"We will be asking the Governor to give this heightened attention by calling the General Assembly into special session," he said.

Pennsylvania Internet News Service

 

Pennsylvania has officially joined nearly every other state in the U.S. by setting up a program to track prescriptions of powerful drugs like oxycodone and methadone.

It's considered a big step forward to address the addiction crisis.

Doctors, physician assistants and other prescribers can now check the database to see when a patient last received the drugs.

Ben Allen / WITF

Authorities say a 20-year-old man was holding a knife to his mother's throat before a police officer shot him once and killed him inside the bedroom of the family's Harrisburg home.

Dauphin County District Attorney Ed Marsico said at a news conference Monday that police responding to a child's 911 call found Earl Pinckney holding a knife with a 4-inch blade against the throat of his mother, Kim Thomas.

Thomas is disputing that account, insisting her son didn't have a knife. She said Pinckney, the father of a newborn, was not dangerous.

Pennsylvania Department of Health

 

Pennsylvania's medical marijuana program has a new director.

Gov. Tom Wolf's administration introduced John Collins on Thursday as head of the state Office of Medical Marijuana.

Collins, who joined the state's health department in April as assistant administrator in the Division of HIV Disease, will oversee the state's newly minted program, including cultivation and distribution regulations. He starts on Monday.

  Health Secretary Karen Murphy has said the regulations should be fully in place by early 2018, but that's subject to change.

Brett Levin / Flickr

 

Medical marijuana is legal in Pennsylvania, but a lot of regulations have to be implemented before the system is completely set up. Parents who want to help their children with serious illnesses are the first priority for the state Health Department.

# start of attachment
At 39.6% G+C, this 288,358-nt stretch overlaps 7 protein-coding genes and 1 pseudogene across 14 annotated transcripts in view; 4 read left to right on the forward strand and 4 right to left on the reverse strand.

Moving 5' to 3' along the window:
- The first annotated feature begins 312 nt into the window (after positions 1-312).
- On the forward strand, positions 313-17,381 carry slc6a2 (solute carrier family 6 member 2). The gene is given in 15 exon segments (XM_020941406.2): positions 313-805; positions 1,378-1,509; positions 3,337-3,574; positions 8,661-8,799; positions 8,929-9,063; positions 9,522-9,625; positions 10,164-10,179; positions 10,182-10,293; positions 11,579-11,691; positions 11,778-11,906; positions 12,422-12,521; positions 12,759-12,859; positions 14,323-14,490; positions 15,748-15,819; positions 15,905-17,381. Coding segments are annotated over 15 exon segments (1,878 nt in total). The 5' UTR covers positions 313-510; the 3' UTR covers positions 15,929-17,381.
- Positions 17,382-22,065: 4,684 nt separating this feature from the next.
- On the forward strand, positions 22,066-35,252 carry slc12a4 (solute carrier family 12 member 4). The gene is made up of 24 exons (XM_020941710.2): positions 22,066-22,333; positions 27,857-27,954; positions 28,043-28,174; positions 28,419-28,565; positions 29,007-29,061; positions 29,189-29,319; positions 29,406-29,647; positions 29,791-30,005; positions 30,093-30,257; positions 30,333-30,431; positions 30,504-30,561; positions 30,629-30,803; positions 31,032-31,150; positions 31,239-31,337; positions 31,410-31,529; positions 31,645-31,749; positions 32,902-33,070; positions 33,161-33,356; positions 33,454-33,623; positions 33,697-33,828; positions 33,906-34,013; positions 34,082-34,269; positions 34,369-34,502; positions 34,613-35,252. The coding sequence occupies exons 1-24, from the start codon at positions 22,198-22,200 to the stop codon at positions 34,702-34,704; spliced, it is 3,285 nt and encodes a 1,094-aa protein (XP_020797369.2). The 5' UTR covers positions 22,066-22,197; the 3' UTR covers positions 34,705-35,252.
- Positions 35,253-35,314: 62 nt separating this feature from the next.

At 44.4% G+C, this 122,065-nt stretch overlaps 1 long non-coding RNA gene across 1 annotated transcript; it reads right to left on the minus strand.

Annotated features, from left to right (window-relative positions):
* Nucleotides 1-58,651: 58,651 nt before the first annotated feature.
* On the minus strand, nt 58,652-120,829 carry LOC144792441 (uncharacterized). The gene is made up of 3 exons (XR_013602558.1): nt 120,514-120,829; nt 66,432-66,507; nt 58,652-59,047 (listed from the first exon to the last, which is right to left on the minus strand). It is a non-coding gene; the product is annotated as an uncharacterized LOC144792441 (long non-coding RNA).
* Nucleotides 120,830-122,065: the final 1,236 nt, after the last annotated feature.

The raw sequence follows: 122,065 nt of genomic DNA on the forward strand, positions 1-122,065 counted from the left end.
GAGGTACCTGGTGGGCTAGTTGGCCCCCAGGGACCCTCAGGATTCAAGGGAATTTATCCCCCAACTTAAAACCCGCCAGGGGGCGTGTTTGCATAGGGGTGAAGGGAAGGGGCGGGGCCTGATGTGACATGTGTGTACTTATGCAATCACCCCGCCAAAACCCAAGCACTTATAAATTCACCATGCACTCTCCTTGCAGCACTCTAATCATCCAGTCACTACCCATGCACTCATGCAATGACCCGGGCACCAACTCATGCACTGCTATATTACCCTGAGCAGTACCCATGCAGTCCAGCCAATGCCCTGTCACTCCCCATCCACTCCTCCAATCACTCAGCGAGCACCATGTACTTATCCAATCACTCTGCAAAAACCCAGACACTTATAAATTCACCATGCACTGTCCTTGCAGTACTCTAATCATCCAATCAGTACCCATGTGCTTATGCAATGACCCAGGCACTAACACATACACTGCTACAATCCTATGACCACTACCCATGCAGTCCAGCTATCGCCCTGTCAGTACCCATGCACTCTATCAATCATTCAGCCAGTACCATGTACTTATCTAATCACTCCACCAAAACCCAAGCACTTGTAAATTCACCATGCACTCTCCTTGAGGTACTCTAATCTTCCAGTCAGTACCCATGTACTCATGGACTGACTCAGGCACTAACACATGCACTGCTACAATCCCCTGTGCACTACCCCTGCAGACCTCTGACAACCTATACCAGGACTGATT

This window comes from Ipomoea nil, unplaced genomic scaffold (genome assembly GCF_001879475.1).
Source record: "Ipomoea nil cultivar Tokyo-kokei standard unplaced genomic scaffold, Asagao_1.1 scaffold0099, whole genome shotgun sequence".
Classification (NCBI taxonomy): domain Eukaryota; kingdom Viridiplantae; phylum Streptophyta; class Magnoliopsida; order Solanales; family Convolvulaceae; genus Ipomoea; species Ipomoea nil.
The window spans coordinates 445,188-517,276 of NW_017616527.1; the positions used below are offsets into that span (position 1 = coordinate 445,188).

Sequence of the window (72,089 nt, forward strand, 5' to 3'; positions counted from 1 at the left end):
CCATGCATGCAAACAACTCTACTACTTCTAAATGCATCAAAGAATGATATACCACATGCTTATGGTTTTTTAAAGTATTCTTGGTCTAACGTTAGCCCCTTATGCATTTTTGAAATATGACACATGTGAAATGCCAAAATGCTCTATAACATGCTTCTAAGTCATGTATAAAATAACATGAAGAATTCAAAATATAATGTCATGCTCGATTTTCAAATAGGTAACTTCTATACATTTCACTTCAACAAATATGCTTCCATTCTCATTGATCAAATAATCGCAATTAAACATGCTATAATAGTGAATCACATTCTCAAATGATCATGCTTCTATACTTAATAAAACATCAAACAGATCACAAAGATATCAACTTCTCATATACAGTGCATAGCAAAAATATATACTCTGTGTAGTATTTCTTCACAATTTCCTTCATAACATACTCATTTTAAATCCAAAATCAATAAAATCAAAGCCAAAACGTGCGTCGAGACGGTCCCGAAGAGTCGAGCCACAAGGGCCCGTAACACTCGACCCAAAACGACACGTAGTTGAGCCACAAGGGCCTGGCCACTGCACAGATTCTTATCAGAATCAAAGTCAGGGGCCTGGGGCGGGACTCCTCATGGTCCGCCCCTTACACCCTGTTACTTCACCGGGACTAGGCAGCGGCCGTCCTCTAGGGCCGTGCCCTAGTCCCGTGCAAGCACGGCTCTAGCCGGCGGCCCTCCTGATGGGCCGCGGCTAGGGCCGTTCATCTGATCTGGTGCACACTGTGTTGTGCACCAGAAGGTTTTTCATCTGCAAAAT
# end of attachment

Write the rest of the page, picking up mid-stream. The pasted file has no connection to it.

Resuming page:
Health Secretary Dr. Karen Murphy says temporary rules for out-of-state purchases will be ready by next month.

Parents will be allowed to bring medical marijuana back to Pennsylvania if their child has one of 17 serious medical conditions.

Surprise Balance Billing Probed By State

Oct 5, 2015
Upupa4me / flickr

A problem that has cost thousands of Pennsylvanians hundreds, if not thousands, of dollar has the state investigating.

Insurance holders think they have found an in-network provider for a specific procedure, but a physician, specialist or contractor who is out-of-network is actually helping to provide the care. The result is a bill that the patient thought would be $50 dollars, turns into a bill for much more.

It’s called surprise balance billing.

In Pennsylvania, it's estimated opioids like heroin killed at least 1,300 people last year. In Massachusetts, more than 1,000 have died, and in Connecticut, heroin deaths jumped more than 85 percent in two years.

But figuring out the size and scope of the problem is harder than many people think.

Pennsylvania, like many states, doesn't require reporting of specific details on drug overdoses, and whatever other information is available is at least two years old.